Modern architecture is all around us, informing the way we live, work and play. And there are many star architects who have designed some of the most iconic buildings and landmarks that grace countryside and city skylines around the world. But who was the first truly modern architect? Or was there really only one? We look through some of the top contenders for this almighty title, to see who seems like the most likely winner.
1. Louis Henri Sullivan
American architect Louis Henri Sullivan was one of the greatest architects of the late 19th and early 20th century. So much so, he is sometimes known as “the father of modernism”. Many architectural historians consider him to be the first modern architect, because he pioneered the Chicago School of Architecture, and the birth of the modern skyscraper, along with his partner Dankmar Adler.
Sullivan created over 200 buildings in his lifetime, which were designed with architectural clarity and a reference to the natural world, rather than classical ornamentation. This includes the Wainright Building in St Louis, designed in 1891, which was one of the world’s first ever high-rise buildings. In his famous essay, The Tall Office Building Artistically Considered, 1896, Sullivan coined the iconic phrase “form follows function,” a reference to his sleek and minimal attitude towards design. This saying subsequently became an enduring mantra for modernist architects, artists and designers across the modern world.
2. Dankmar Adler
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German architect Dankmar Adler is best-known for working closely alongside Louis Henri Sullivan for 15 years, under the eponymous business name Adler and Sullivan. Adler was an engineer by trade, and his innate understanding of structure informed some of the most important buildings of the American landscape, including temples, theatres, libraries and offices. With Sullivan, Adler conceived of over 180 different buildings including the Pueblo Opera House in Chicago, 1890, and the Schiller Building, 1891. The Chicago Stock Exchange Building, 1894, was considered a true highlight of their partnership, demonstrating their adoption of the Art Nouveau style into the American idiom.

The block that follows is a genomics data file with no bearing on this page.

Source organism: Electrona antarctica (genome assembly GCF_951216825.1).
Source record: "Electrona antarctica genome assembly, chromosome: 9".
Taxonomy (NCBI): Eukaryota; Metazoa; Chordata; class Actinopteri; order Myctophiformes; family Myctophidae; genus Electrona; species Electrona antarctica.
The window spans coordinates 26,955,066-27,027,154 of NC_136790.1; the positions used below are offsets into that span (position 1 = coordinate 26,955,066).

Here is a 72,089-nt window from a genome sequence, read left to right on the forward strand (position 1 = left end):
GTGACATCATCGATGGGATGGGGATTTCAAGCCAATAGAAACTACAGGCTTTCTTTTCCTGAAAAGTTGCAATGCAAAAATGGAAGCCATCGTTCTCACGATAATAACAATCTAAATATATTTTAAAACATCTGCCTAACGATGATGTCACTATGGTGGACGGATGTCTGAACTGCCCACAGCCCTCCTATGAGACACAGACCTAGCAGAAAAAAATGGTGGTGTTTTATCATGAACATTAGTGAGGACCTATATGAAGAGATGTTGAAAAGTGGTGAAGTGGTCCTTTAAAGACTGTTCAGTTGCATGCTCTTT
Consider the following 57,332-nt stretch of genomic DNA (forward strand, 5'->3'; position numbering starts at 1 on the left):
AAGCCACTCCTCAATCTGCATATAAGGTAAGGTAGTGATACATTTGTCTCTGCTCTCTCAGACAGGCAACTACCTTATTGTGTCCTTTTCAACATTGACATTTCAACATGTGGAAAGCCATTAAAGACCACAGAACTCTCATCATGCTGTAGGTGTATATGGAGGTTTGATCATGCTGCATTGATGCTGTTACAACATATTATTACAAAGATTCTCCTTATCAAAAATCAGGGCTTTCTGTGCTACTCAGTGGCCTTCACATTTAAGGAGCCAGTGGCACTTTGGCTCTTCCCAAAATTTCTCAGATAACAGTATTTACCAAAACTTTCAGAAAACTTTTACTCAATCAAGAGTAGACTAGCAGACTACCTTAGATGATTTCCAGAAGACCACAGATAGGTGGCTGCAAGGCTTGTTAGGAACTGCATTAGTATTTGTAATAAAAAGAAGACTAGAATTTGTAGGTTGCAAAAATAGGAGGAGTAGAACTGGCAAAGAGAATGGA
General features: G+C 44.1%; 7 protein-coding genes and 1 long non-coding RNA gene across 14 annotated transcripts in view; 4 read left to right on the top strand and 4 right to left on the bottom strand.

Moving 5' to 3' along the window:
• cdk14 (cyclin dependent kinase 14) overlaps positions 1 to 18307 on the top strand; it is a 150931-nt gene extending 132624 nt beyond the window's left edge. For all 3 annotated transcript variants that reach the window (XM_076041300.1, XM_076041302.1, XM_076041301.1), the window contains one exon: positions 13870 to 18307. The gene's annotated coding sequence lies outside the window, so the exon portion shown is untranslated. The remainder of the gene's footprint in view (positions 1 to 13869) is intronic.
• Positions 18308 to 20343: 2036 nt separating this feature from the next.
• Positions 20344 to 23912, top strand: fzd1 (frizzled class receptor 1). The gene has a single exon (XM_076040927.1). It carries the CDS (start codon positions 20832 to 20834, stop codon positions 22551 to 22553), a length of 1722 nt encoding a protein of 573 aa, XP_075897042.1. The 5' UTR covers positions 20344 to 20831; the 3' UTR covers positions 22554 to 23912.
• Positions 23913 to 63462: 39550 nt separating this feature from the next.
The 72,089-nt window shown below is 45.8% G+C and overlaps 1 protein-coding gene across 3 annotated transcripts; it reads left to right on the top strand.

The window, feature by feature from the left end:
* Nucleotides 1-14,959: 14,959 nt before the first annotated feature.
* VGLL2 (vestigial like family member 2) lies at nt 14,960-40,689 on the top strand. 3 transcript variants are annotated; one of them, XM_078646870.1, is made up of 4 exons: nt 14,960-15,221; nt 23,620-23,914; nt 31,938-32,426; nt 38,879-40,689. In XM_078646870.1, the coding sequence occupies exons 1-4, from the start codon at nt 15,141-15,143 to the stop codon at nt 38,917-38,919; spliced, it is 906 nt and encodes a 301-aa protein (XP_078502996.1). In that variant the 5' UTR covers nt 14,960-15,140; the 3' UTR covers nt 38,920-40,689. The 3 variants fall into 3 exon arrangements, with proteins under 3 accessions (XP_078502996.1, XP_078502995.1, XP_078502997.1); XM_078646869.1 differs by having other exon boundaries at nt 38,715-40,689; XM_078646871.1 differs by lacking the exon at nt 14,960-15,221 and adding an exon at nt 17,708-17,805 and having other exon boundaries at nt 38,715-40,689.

3. Frank Lloyd Wright
American architect Frank Lloyd Wright began his career training with Adler and Sullivan. While here, Wright worked extensively on the design of James Charnley House, 1892, and he learned how to completely eliminate superfluous detail, focusing instead on geometric simplicity. Wright himself even called this design “the first modern house in America.” Over time Wright pioneered the Prairie Style of architecture, in which low-slung, geometric buildings spread out horizontally across large areas of land, in response to the surrounding environment.
One of Wright’s most famous Prairie style building designs was Fallingwater, a summer home built for a wealthy Pittsburgh couple in Bear Run, Pennsylvania, which blended with the scenery by extending out over a naturally occurring waterfall. But perhaps Wright’s greatest triumph was the Guggenheim Museum in New York, built at the end of his career in 1959 with tilted walls and a slanting spiral ramp. Wright also made a series of innovative breakthroughs that continue to shape modern architecture. For example, he was the first to bring in passive solar heating, open-plan office spaces, and multi-story hotel atriums.
4. Ludwig Mies van der Rohe
German architect Ludwig Mies van der Rohe is also a hot contender for the first truly modern architect. He was director of the Bauhaus in Germany during the 1930s, and became instrumental in founding the International Style during the early 1920s. Mies later relocated to the United States, where he championed buildings made from materials that looked completely modern, such as steel, glass and concrete. Mies was also the first to coin the term “less is more” in relation to his design work. One of his most enduring icons is the famed Seagram Building in New York, completed in 1958, a looming dark monolith constructed from glass and metal that continues to dominate the city’s skyline today.